Axios Macro

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We knew starting this newsletter the week of a Federal Reserve policy meeting would be busy, but we didn't expect our launch to ring in a bear market on one of the ugliest days in financial markets in recent memory. 🤮

  • Let's unpack what happened yesterday, and take an exclusive first look at how America's top CEOs are feeling about the outlook.

Today's newsletter, edited by Javier E. David, is 636 words, a 2½-minute read.

1 big thing: The Fed tightens the screws

Illustration of a hand using a ratchet on a line chart.

Illustration: Shoshana Gordon/Axios

The financial headlines yesterday tended to focus on the stock market sell-off — as you might expect on a day when the S&P 500 was down nearly 4%.

  • But the more important story for the economic path ahead unfolded in the bond market, and in headlines about the Fed.

Driving the news: The Fed is now set to seriously consider raising interest rates by 0.75 percentage points this week, higher than the half-point it had long telegraphed.

Why it matters: Jerome Powell's Fed has tried to avoid causing unnecessary market volatility by communicating future actions. An abrupt move the day before a policy meeting shows that a shift in America's psychology around inflation has rattled the central bank's leaders.

  • Monday, June 13, is a day that bond traders and Fed obsessives will remember for a long time — and could have a long tail of implications for the economy, and how policy and markets intersect.

The timeline: It's worth unpacking exactly what happened, and when, to cause this shift.

  • Friday morning, May's Consumer Price Index showed inflation that was both high (8.6% over the last year) and broad-based. Later that morning, the University of Michigan consumer sentiment survey showed a jump in consumers' longer-term inflation expectations.
  • That fueled a huge sell-off in the bond market, driving interest rates higher, as investors bet it meant the Fed would raise rates more. Yesterday morning, a New York Fed survey also pointed to an unwelcome shift in consumer psychology.
  • Yesterday afternoon, the Wall Street Journal reported that an 0.75 percentage point rate hike will be on the table, followed soon after by other publications (including Axios). Bond prices fell and rates spiked further.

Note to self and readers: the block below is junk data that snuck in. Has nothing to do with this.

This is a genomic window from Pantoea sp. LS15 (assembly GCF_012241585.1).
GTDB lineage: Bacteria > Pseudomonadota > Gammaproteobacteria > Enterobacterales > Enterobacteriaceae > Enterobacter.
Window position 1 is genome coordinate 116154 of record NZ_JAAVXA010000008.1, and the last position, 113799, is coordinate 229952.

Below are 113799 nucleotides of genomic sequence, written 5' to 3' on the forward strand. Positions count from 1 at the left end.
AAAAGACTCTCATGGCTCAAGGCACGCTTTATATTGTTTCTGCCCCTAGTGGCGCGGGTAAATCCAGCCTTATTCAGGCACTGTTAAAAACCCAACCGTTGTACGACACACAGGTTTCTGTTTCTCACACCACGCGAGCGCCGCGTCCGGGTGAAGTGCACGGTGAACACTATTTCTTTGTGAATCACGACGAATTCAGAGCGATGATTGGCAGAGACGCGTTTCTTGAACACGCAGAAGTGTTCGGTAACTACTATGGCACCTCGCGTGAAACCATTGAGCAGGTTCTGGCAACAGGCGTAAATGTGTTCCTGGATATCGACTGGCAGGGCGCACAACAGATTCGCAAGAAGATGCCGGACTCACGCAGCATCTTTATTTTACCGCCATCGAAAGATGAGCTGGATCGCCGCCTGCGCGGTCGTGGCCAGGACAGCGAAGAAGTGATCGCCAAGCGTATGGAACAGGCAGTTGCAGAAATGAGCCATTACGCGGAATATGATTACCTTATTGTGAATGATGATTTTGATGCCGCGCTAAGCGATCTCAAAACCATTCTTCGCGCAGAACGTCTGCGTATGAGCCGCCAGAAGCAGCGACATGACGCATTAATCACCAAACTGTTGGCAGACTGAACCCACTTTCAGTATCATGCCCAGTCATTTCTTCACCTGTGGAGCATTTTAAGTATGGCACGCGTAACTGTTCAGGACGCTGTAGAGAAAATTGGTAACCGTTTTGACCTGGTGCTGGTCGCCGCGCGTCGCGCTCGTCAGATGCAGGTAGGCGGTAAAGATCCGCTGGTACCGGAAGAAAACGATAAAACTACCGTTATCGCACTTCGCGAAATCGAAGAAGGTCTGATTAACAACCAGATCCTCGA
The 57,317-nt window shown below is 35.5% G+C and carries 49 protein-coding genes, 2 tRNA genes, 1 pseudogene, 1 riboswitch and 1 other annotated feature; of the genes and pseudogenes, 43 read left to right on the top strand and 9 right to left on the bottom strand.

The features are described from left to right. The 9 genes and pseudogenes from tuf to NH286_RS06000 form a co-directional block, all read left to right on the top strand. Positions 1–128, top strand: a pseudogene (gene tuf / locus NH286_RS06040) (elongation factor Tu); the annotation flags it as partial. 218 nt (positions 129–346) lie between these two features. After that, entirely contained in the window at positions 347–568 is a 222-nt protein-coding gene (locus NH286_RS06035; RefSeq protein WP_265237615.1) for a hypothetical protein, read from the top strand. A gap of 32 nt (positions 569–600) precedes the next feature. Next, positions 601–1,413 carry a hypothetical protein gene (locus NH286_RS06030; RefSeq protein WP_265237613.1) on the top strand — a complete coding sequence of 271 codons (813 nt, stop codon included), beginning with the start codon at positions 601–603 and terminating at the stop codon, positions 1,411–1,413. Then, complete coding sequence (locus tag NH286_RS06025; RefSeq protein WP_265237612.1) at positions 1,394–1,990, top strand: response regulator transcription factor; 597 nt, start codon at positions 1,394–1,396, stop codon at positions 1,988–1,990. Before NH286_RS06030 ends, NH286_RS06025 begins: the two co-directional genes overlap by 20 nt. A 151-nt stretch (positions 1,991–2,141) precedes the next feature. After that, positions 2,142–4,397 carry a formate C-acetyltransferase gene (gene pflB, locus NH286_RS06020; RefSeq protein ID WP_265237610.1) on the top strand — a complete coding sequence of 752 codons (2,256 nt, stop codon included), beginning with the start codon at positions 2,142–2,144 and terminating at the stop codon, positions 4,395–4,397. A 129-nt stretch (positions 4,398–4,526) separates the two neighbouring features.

Besides CPI, the other data points are third-tier indicators at best. And notably, all this was happening while the Fed was in its customary "blackout period" before a meeting, when officials do not give speeches or on-the-record interviews.

Between the lines: Powell has long emphasized the need to be "nimble," a word he has used six times in three news conferences this year. But in practice, he has preferred to communicate policy shifts gradually, in part so the Fed can act as a steadying presence.

  • The biggest change in the last 24 hours is not that there might be a slightly bigger rate increase, or even that rates will ultimately end up higher than once thought.
  • It's that top Fed officials now fear inflation is becoming more entrenched, and therefore are willing to risk being more disruptive to markets and the economy.

The bottom line: With the Fed more willing to risk breaking things to try to bring inflationary psychology down, it means the range of policy possibilities will widen in the foreseeable future.

2. CEO confidence falls — but not all bad

Business Roundtable CEO Economic Outlook Index
Data: Business Roundtable; Chart: Axios Visuals

How are America's top CEOs feeling about the economy? It depends on if you're a glass-half-full or half-empty type.

  • The good news: As of early June, 177 leaders of America's biggest companies surveyed by the Business Roundtable — brought to you first in Axios Macro — were still planning to hire and invest at high rates.
  • The bad news: Their outlook deteriorated rapidly compared to early March — the sixth-fastest drop in the 78 quarters the survey has been conducted.

Why it matters: More executives pulling back on hiring and capital spending implies a slowdown in the last year's booming growth — and an economy that is more vulnerable to recession.

  • 50% plan to increase employment levels in the next six months, down from 68% last quarter.
  • 47% say they will increase capital investment plans, down from 60% last quarter.
  • 72% expect sales to increase, 10 percentage points less than last quarter.

Read the full story with details on what General Motors CEO Mary Barra and Business Roundtable CEO Josh Bolten are calling on Congress and President Biden to do.

🗓 Reminder: Tomorrow, the Fed announces its policy move at 2pm, and Powell takes questions from the media at 2:30pm.

Got ideas for what questions we and other media outlets should ask him? Hit reply to share them with us, and we'll include some of your ideas in tomorrow's edition.